Great, you think, the thing that hurts the most is the thing that I should be doing. Life has a twisted sense of humor sometimes, no? Here at AlterG, however, we aren’t letting life have the last laugh. Our Anti-Gravity Treadmill™ scoffs at the notion of limited mobility due to osteoarthritis. By gently and precisely unweighting users, the Anti-Gravity Treadmill allows everyone to pinpoint his or her exact “AlterG Score,” or the level of support at which pain vanishes. This score also empowers users to see and feel their progress, as they discover just how impactful regular exercise can be in the fight against osteoarthritis and back toward full function. With AlterG, you can painlessly undertake the 3 main facets of exercise: Range of Motion/Flexibility, Aerobic/Endurance Training, and Strengthening. This trifecta forms your self-made saber with which you can defend yourself against degeneration.

You may be wondering whether AlterG-assisted exercise has ever been tested, specifically, as a method for osteoarthritis relief. Well, aren’t you full of questions today! That’s alright, questions are how we learn. And in the spirit of scholarly curiosity, let me direct your attention towards a recent study entitled Managing Knee Osteoarthritis: The Effects of Body Weight Supported Physical Activity on Joint Pain, Function, and Thigh Muscle Strength. Ok, so that title was a bit of a mouthful, but the takeaway from this comprehensive 31 patient undertaking is that AlterG is a game-changer when it comes to helping those with osteoarthritis reap the rewards of exercise. After just 12 weeks of AlterG moonwalking, “patients reported significant improvements in knee joint pain and function and demonstrated significant increases in thigh muscle strength about the degenerative knee.” Further, the authors of the study concluded through objective measurements and analysis that “Data suggest that an LBPP-supported, low-load exercise regimen can be used to significantly diminish knee pain, enhance joint function, and increase thigh muscle strength, while safely promoting pain-free walking exercise in overweight patients with knee OA.”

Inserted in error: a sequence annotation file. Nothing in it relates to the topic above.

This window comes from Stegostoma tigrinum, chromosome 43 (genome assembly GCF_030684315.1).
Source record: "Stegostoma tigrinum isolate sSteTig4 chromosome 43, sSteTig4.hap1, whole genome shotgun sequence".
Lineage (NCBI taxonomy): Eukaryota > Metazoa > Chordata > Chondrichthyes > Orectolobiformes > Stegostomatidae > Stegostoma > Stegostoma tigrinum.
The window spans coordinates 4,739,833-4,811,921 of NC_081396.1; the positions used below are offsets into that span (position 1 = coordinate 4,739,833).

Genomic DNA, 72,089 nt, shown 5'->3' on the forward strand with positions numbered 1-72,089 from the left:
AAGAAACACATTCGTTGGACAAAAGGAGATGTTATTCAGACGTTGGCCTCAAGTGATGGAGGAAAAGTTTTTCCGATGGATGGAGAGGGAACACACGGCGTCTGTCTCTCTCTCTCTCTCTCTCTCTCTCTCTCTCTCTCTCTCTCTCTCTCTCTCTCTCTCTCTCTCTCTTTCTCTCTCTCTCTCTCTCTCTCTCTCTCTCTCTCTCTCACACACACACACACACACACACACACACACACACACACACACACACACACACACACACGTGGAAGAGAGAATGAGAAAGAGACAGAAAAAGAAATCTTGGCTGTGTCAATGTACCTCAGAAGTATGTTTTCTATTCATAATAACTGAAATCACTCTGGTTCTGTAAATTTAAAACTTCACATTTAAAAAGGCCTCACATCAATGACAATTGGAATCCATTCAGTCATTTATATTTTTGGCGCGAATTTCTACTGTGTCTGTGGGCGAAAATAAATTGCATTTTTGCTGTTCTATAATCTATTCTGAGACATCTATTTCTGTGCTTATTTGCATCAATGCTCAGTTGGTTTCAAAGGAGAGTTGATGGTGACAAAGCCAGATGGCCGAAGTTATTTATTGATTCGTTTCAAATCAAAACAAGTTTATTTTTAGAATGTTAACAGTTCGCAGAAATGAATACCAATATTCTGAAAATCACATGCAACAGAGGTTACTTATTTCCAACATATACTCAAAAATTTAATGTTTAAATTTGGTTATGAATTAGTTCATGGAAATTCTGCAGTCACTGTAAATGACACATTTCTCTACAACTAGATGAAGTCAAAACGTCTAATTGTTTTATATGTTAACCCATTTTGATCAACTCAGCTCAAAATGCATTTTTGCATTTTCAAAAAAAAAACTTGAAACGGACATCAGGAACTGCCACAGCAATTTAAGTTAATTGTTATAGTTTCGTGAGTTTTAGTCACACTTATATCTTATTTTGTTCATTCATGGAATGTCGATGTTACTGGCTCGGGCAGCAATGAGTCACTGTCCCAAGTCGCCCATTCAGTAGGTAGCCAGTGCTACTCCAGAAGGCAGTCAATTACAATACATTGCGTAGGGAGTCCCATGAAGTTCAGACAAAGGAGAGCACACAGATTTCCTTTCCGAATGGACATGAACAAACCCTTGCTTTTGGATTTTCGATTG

These results reinforce our earlier knee OA case study, which details how an 85 year old man with osteoarthritic limitations, including an inability to walk or stand comfortably for more than 10 minutes at a time, was able to regain his range of motion, increase his functional strength, and reclaim his mobility, courtesy of a 6 week regimen of exercise on the AlterG Anti-Gravity Treadmill. It should be noted that an added bonus of his treatment was weight loss, which is another huge benefit that comes with exercise-as-therapy. Shedding excess mass is crucial to relieving undue joint compression and alleviating much of the pain associated with osteoarthritis.

Now that you’ve been let in on the secret superpowers of exercise, it’s time to take action. Make movement your master tool as you seek to reinforce your body’s structural integrity against the chilly gales of life. Find an AlterG Anti-Gravity Treadmill near you today, and get physical! Don’t let osteoarthritis leave you painting your self-portrait of aging in gloomy sepia tones; with exercise and AlterG, you can take your first steps towards a vibrant future that is full of “happy little clouds.”

“Decide where your little footy hills live.”